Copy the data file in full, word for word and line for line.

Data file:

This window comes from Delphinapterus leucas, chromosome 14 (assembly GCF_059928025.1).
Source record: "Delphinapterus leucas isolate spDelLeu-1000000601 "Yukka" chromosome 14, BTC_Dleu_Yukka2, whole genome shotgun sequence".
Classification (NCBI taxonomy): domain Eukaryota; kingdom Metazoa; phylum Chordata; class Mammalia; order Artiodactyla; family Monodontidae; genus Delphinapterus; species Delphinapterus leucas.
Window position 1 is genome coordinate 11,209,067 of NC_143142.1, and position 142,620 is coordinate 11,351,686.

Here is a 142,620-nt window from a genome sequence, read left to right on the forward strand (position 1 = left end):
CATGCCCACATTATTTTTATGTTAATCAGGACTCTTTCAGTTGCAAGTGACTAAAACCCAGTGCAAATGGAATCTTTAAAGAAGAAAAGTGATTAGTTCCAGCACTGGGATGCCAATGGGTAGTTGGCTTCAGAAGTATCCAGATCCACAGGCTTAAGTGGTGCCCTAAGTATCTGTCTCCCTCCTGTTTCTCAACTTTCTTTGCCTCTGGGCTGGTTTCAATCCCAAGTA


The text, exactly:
This window comes from Delphinapterus leucas, chromosome 14 (assembly GCF_059928025.1).
Source record: "Delphinapterus leucas isolate spDelLeu-1000000601 "Yukka" chromosome 14, BTC_Dleu_Yukka2, whole genome shotgun sequence".
Classification (NCBI taxonomy): domain Eukaryota; kingdom Metazoa; phylum Chordata; class Mammalia; order Artiodactyla; family Monodontidae; genus Delphinapterus; species Delphinapterus leucas.
Window position 1 is genome coordinate 11,209,067 of NC_143142.1, and position 142,620 is coordinate 11,351,686.

Here is a 142,620-nt window from a genome sequence, read left to right on the forward strand (position 1 = left end):
CATGCCCACATTATTTTTATGTTAATCAGGACTCTTTCAGTTGCAAGTGACTAAAACCCAGTGCAAATGGAATCTTTAAAGAAGAAAAGTGATTAGTTCCAGCACTGGGATGCCAATGGGTAGTTGGCTTCAGAAGTATCCAGATCCACAGGCTTAAGTGGTGCCCTAAGTATCTGTCTCCCTCCTGTTTCTCAACTTTCTTTGCCTCTGGGCTGGTTTCAATCCCAAGTA